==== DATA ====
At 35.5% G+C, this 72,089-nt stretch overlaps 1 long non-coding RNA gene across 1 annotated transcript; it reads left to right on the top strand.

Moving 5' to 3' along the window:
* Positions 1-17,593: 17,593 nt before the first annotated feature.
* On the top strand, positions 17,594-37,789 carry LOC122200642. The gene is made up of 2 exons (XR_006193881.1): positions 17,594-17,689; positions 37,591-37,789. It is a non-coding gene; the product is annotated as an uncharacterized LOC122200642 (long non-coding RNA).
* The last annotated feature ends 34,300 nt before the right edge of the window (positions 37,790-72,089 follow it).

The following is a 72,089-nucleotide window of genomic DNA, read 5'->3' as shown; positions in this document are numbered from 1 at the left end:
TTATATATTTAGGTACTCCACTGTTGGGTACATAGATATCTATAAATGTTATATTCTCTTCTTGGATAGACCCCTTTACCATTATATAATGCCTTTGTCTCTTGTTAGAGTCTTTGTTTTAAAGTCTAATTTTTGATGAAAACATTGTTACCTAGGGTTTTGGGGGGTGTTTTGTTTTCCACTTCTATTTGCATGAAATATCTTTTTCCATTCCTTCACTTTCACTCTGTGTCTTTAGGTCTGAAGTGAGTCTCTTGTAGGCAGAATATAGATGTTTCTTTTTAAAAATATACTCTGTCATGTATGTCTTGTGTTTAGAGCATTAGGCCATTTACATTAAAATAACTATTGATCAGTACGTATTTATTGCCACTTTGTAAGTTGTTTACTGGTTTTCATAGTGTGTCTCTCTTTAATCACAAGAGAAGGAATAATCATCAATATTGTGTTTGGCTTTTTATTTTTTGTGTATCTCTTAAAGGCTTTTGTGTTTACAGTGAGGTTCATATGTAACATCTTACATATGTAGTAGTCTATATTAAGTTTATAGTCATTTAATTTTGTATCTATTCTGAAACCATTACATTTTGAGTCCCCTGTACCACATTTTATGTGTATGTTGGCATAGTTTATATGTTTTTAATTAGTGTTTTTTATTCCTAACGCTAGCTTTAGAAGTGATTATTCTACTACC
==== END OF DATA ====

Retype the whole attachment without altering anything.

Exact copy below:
At 35.5% G+C, this 72,089-nt stretch overlaps 1 long non-coding RNA gene across 1 annotated transcript; it reads left to right on the top strand.

Moving 5' to 3' along the window:
* Positions 1-17,593: 17,593 nt before the first annotated feature.
* On the top strand, positions 17,594-37,789 carry LOC122200642. The gene is made up of 2 exons (XR_006193881.1): positions 17,594-17,689; positions 37,591-37,789. It is a non-coding gene; the product is annotated as an uncharacterized LOC122200642 (long non-coding RNA).
* The last annotated feature ends 34,300 nt before the right edge of the window (positions 37,790-72,089 follow it).

The following is a 72,089-nucleotide window of genomic DNA, read 5'->3' as shown; positions in this document are numbered from 1 at the left end:
TTATATATTTAGGTACTCCACTGTTGGGTACATAGATATCTATAAATGTTATATTCTCTTCTTGGATAGACCCCTTTACCATTATATAATGCCTTTGTCTCTTGTTAGAGTCTTTGTTTTAAAGTCTAATTTTTGATGAAAACATTGTTACCTAGGGTTTTGGGGGGTGTTTTGTTTTCCACTTCTATTTGCATGAAATATCTTTTTCCATTCCTTCACTTTCACTCTGTGTCTTTAGGTCTGAAGTGAGTCTCTTGTAGGCAGAATATAGATGTTTCTTTTTAAAAATATACTCTGTCATGTATGTCTTGTGTTTAGAGCATTAGGCCATTTACATTAAAATAACTATTGATCAGTACGTATTTATTGCCACTTTGTAAGTTGTTTACTGGTTTTCATAGTGTGTCTCTCTTTAATCACAAGAGAAGGAATAATCATCAATATTGTGTTTGGCTTTTTATTTTTTGTGTATCTCTTAAAGGCTTTTGTGTTTACAGTGAGGTTCATATGTAACATCTTACATATGTAGTAGTCTATATTAAGTTTATAGTCATTTAATTTTGTATCTATTCTGAAACCATTACATTTTGAGTCCCCTGTACCACATTTTATGTGTATGTTGGCATAGTTTATATGTTTTTAATTAGTGTTTTTTATTCCTAACGCTAGCTTTAGAAGTGATTATTCTACTACC